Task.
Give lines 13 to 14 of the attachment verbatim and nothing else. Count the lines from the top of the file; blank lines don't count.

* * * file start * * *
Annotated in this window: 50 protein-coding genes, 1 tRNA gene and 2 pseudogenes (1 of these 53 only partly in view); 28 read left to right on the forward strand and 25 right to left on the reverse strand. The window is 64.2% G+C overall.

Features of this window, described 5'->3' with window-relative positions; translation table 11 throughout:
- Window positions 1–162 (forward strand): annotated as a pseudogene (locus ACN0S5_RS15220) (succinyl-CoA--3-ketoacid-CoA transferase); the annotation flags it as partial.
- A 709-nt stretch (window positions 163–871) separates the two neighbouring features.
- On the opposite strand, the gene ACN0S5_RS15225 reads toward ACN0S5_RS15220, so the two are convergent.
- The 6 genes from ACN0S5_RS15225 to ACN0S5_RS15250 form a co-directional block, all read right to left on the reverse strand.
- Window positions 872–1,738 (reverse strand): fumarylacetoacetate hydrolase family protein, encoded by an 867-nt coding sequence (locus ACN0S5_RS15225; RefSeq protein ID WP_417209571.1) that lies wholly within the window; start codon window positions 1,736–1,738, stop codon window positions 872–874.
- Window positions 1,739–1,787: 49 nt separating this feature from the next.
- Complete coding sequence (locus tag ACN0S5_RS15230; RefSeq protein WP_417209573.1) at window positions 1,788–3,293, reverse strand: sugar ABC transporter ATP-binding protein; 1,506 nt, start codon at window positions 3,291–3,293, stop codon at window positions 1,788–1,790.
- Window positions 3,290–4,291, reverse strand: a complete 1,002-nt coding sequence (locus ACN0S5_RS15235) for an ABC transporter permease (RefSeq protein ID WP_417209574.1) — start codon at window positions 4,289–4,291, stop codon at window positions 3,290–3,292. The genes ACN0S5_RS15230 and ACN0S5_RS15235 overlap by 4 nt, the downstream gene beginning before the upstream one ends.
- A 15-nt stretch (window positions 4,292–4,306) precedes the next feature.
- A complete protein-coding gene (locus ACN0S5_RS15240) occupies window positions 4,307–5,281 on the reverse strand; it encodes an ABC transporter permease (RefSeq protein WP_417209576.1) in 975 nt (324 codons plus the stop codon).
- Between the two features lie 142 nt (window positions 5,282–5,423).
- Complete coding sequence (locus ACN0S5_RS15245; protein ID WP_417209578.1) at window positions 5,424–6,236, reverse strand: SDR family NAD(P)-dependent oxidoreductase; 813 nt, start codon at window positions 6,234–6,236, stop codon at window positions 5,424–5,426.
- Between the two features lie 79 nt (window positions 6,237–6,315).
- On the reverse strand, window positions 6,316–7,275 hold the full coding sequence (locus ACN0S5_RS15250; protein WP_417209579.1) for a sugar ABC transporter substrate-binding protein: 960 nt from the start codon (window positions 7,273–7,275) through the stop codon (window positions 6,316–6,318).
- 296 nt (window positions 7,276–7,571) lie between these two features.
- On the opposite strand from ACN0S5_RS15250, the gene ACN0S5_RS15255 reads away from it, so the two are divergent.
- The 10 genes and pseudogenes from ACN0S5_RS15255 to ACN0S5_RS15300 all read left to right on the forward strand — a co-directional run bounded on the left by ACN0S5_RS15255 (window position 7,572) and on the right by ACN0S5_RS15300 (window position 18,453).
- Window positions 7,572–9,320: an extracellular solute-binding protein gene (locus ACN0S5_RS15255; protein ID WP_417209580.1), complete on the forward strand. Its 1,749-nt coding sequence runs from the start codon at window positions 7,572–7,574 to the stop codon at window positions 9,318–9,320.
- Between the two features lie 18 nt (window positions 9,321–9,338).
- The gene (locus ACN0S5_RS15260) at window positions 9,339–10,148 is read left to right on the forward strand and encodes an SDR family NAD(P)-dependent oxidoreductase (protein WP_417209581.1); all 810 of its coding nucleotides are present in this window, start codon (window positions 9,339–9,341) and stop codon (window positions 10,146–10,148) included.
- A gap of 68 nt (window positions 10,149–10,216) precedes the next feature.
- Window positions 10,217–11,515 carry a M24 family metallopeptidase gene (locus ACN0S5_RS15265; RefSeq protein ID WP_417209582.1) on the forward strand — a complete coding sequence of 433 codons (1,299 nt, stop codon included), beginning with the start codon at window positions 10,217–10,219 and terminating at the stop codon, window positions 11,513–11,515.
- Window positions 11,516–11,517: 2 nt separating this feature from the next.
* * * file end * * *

- Between the two features lie 142 nt (window positions 5,282–5,423).
- Complete coding sequence (locus ACN0S5_RS15245; protein ID WP_417209578.1) at window positions 5,424–6,236, reverse strand: SDR family NAD(P)-dependent oxidoreductase; 813 nt, start codon at window positions 6,234–6,236, stop codon at window positions 5,424–5,426.